In areas surrounding Kingsdown, Kent many fly tipping sights can be found with some of the most common places for rubbish dumping being bridleways, footpaths through the local woods and roadsides. Although local authorities and councils are required to clear away rubbish on public land, it is often the case that no help is provided when rubbish is dumped on private property. I spoke with a local Kentish land owner; Mr John Leigh-Pemberton, whom experiences a large amount of fly tipping on his land, to gain his unique perspective on the issue.

 

(Hannah Cooper – Interviewer): Thank you for being here today.

(John Leigh-Pemberton): It’s a pleasure.

(HC): So firstly how do you feel about fly tipping, and how has it affected you on a personal level?

(JP): It makes me very angry, because of the way the legal framework it set up on fly tipping now. If somebody dumps rubbish on my land off the public highway, it is my responsibility to get rid of it. I can’t get any assistance from the council, and it costs me money to get rid of it. If it’s dangerous waste like asbestos, it can cost me over £3000.

(HC): How often do you experience fly tipping on your land? And how long has it been going on for?

(JP): At least once a week or once a fortnight. And it’s been going on for at least the past 20 years.

(HC): Would you say that fly tipping has increased in recent years?

(JP): Yes, I think it definitely has, and I think that the reason it has is because they have been tightening up on what you can and can’t bring into waste disposal sites and the cost of it has gone up as well. And what all this does is promote illegal dumping of waste.

(HC): What do you have to do to remove rubbish from your land? And how much does it cost to have that rubbish removed?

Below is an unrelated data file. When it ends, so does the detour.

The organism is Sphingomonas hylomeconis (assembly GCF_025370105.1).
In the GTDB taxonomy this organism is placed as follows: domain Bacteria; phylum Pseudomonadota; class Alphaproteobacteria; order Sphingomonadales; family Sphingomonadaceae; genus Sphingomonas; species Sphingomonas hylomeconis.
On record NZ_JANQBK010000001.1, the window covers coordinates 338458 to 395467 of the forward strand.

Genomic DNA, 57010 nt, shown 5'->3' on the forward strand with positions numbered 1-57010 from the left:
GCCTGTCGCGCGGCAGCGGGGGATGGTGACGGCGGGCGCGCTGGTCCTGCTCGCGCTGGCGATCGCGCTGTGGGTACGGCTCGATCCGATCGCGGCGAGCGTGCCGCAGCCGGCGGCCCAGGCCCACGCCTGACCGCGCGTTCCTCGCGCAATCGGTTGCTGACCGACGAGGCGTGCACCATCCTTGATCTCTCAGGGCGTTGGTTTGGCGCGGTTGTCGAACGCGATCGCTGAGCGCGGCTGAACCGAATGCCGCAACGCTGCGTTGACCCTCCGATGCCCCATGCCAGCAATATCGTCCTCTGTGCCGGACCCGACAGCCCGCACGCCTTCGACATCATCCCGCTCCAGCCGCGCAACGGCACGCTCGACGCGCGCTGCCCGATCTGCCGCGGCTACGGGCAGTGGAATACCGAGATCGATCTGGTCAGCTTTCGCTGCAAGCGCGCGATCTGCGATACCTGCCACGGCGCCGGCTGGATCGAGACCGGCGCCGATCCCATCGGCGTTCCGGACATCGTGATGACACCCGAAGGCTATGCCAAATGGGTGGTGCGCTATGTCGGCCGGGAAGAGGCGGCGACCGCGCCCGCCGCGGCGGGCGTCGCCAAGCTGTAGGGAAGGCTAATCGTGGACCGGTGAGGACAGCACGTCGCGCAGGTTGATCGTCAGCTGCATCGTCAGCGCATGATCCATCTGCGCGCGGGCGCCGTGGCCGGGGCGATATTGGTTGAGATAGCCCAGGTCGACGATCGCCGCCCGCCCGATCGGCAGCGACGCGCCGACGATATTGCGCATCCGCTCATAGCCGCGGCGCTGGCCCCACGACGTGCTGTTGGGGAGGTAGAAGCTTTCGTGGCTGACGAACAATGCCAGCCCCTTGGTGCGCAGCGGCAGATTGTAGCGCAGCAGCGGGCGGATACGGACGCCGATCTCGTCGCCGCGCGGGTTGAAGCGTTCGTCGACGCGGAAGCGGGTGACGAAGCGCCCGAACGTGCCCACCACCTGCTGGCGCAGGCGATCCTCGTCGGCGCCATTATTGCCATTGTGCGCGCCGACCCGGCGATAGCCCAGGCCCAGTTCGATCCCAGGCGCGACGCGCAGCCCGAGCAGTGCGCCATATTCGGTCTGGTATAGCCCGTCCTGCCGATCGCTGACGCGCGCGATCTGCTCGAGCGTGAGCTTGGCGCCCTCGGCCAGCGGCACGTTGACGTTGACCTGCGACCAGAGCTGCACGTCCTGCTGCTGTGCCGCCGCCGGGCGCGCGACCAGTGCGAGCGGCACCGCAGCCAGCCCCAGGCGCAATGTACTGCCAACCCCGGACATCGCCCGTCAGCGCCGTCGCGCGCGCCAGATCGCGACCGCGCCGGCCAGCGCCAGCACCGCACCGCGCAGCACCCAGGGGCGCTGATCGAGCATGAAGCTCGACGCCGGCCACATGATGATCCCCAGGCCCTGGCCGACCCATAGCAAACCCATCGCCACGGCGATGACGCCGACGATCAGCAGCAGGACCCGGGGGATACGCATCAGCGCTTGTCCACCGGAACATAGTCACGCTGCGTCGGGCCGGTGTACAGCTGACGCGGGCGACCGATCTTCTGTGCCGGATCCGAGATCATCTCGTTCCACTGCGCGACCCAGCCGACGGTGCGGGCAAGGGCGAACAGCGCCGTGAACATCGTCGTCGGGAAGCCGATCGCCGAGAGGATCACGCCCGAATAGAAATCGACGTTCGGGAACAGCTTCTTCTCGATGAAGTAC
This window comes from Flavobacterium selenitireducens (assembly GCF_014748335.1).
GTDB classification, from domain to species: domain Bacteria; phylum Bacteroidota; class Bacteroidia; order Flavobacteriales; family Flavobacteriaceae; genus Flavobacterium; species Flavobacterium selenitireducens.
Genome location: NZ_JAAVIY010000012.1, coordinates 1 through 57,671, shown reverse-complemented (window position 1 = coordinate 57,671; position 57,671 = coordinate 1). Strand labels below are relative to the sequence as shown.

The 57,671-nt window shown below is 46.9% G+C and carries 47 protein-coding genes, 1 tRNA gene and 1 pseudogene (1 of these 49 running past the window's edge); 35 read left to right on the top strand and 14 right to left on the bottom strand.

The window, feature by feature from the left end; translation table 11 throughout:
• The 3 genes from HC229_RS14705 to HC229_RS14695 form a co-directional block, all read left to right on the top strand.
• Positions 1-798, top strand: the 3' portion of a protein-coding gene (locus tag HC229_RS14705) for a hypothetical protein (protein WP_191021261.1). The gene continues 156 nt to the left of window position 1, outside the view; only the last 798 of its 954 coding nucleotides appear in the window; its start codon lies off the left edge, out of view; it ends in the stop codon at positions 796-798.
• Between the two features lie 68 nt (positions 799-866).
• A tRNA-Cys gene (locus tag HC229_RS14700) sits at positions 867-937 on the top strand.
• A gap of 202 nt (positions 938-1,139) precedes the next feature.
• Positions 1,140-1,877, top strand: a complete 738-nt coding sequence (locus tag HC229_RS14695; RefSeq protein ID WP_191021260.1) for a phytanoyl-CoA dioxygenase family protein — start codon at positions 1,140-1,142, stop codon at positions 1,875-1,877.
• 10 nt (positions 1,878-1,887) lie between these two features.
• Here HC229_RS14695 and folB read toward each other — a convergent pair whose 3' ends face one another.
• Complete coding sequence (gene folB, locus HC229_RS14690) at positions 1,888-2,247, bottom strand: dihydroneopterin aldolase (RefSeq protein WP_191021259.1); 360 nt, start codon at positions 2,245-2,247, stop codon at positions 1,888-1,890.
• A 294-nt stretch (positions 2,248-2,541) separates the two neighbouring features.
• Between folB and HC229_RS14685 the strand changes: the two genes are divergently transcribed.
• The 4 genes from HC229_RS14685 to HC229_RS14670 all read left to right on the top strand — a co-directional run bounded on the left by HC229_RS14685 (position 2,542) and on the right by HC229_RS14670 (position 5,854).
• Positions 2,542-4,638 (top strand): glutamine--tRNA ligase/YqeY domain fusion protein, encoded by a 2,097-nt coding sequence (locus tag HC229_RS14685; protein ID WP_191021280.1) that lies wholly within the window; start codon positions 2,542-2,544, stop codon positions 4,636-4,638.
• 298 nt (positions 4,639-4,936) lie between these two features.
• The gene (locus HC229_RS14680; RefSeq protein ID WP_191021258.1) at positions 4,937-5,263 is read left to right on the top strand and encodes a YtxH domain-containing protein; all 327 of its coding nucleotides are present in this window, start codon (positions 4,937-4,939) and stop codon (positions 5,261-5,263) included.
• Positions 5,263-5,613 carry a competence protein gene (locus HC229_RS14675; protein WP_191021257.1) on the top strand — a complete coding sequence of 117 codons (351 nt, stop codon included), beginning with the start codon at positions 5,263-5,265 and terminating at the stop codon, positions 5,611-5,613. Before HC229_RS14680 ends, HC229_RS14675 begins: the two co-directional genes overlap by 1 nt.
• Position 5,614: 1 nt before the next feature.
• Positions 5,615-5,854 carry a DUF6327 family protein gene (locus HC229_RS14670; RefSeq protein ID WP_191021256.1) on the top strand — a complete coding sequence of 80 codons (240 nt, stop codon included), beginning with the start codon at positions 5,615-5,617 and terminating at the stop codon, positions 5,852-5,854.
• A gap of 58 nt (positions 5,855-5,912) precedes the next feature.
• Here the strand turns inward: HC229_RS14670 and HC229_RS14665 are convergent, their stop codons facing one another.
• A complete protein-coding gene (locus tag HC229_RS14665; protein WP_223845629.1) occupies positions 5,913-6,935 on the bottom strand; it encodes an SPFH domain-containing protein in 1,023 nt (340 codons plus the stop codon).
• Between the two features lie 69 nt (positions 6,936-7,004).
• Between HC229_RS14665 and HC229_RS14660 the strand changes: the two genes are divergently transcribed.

(JP): I normally have to go out to the fly tipping site myself, and bring a team of people with me. Then we go out there with a JCB and/or a tractor – trailer then we have to shovel it all up and dispose of it properly. Or I can pay someone to get ride of it for me, either way it can cost me hundreds or thousands of pounds.

(HC): What would you like to be done about fly tipping in the future?

(JP): First of all I think there should be significantly increased penalties, I think they should have their vehicles confiscated and fined. And I think they should be put in prison for fly tipping. Secondly I think there needs to be a large campaign for public awareness to help people to understand the importance of using genuinely licenced waste disposal businesses if they need rubbish disposed of. I also think that if you see anyone fly tipping or know of anyone doing it then you should report them.

(HC): Well thank you for being here today and answering my questions.

This is just an extract, the full interview can be found at:

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Fly tipping is an issue that affects everyone, not just those of us that live in the countryside.

We all need to come together as a community to help prevent this horrific problem, Stricter rules, regulations and punishments need to be put into place regarding the illegal disposal of waste.

If you need to dispose of any rubbish yourself or if someone else is disposing of rubbish for you please make sure you are using legitimate and trusted businesses and legal waste disposal sites. If you see a fly tipping site or catch someone illegally dumping rubbish, please report it to your local authorities.

 



 

 

Video piece:

Fly Tipping Exposé